Mapping Projects Against Commitment ​It takes a drawing to see how the roll-out plan of an ERP implementation and the stages of commitment go hand in hand. Building further on last week’s post about Daryl Conner’s 8 stages of commitment, I forgot to tell that there is another good use we can make of this model. Now that we have checked the phases and thresholds against the stages of social architecture, it’s time to see how they can be a guideline throughout our projects. In the below drawing I have attempted to match the 8 stages of commitment on the typical project phases of an ERP roll-out. Some remarkable conclusions can be made when we look at that drawing: The phases of project setup and design are both below the disposition threshold and the level of commitment we can expect during those phases goes no further than contact or awareness (reality check: I have known this to be true in my world).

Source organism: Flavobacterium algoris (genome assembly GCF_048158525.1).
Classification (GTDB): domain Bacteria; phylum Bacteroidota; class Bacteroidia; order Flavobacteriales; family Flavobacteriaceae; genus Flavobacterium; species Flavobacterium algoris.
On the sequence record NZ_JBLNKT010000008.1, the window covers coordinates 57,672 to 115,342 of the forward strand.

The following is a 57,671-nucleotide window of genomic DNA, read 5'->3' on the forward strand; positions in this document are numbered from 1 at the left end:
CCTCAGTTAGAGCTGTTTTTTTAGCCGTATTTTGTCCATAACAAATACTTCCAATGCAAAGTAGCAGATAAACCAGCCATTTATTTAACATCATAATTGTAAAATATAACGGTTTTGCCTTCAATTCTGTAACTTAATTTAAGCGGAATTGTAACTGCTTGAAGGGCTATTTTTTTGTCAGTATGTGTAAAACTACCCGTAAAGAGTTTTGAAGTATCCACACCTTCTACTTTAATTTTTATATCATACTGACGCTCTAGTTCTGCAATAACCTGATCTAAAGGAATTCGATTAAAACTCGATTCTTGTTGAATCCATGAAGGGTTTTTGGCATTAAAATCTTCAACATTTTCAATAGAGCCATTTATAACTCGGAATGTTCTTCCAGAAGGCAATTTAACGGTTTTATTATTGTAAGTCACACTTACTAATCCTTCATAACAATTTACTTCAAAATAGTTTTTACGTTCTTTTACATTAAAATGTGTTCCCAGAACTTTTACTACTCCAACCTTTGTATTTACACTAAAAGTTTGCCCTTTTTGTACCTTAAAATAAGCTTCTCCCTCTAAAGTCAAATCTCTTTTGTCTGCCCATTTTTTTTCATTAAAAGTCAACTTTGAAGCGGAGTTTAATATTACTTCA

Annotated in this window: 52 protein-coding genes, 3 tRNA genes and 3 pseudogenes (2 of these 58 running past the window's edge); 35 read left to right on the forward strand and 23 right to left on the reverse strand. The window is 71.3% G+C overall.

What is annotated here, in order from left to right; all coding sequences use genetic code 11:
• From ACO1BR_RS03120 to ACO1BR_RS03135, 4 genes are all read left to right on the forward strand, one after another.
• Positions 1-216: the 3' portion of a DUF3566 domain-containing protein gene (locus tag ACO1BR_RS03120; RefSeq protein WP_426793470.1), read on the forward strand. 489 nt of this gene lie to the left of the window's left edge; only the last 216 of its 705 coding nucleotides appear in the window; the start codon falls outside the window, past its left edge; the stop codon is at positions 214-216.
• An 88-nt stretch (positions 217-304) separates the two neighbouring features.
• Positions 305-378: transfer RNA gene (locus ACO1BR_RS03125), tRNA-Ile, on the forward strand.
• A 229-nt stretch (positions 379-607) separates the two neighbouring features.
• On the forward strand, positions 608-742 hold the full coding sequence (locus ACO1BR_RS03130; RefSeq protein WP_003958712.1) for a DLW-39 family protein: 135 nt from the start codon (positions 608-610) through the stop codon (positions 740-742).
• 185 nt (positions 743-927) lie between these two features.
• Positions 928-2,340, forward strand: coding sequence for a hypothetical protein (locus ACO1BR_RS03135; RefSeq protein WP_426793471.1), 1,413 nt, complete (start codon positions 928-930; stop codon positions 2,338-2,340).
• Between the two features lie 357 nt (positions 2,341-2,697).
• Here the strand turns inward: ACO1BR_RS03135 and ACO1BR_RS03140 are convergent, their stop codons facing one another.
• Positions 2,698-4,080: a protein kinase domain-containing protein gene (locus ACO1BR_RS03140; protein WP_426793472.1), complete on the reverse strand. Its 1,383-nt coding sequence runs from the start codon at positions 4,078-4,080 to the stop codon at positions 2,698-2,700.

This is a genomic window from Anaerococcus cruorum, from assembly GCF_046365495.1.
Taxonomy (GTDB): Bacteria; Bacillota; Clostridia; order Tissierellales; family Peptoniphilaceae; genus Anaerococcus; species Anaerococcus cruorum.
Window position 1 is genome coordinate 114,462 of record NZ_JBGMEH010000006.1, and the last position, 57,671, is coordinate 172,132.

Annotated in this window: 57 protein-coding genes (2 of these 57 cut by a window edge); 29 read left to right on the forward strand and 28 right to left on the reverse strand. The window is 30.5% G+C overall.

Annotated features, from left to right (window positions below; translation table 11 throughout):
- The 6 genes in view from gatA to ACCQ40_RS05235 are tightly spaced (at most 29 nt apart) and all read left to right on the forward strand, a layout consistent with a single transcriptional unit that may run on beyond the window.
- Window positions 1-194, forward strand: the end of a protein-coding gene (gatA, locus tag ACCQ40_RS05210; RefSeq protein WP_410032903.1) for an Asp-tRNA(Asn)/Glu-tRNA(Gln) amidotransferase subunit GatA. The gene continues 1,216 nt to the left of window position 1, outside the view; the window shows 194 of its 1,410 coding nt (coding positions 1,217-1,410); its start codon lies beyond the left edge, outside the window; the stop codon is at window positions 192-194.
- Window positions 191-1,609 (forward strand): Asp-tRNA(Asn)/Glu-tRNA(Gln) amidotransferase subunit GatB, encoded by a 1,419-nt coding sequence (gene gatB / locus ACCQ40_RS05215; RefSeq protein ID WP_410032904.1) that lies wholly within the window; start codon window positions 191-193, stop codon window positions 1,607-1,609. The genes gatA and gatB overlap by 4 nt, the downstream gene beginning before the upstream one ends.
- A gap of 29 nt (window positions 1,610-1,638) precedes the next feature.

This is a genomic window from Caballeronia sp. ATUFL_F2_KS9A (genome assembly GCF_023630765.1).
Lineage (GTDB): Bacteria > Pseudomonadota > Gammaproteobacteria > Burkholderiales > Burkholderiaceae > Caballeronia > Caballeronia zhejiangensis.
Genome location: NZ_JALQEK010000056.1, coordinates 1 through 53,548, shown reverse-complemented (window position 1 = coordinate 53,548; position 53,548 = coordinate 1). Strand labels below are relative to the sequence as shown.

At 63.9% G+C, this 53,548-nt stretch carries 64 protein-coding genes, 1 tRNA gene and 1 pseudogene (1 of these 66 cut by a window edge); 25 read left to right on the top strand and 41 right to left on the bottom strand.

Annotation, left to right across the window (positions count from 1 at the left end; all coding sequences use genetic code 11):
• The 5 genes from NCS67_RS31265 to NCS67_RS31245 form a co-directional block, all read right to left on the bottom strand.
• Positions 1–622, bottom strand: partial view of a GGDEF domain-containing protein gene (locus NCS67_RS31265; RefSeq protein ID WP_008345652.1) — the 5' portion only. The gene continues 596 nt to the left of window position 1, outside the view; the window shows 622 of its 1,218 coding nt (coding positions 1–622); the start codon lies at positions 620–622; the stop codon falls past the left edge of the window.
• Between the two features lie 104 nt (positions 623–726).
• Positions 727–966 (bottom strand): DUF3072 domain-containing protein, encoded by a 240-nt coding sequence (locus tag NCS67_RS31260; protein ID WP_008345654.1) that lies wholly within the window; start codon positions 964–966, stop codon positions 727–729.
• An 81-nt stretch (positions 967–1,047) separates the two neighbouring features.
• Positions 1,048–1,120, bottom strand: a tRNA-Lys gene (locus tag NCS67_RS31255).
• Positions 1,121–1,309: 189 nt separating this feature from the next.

Coca-Cola to open startup accelerators in nine countries around the world Coca-Cola has already launched accelerators in Sydney and San Francisco. When you think of Coca-Cola do startups come to mind? The beverage giant has plans for accelerator programs in nine cities including Berlin and Istanbul by the end of the year. The accelerators in Sydney and San Francisco have already launched. According to a presentation given by Coca-Cola VP of Innovation David Butler in Sydney in early August, the Mexico City program should also already be active. The next cities lined up are Rio de Janeiro, Buenos Aires, Bangalore, Berlin, Singapore and Istanbul. “About a year and a half ago, the company stepped back and said – what are we not doing in terms of innovation?” The details so far are pretty vague – deliberately so, as it’s still an experiment for the company. A Coke-branded device to make you healthy? Butler told the crowd in Sydney that two broad areas of interest will be well being and distribution but the specifics will depend on each city and country.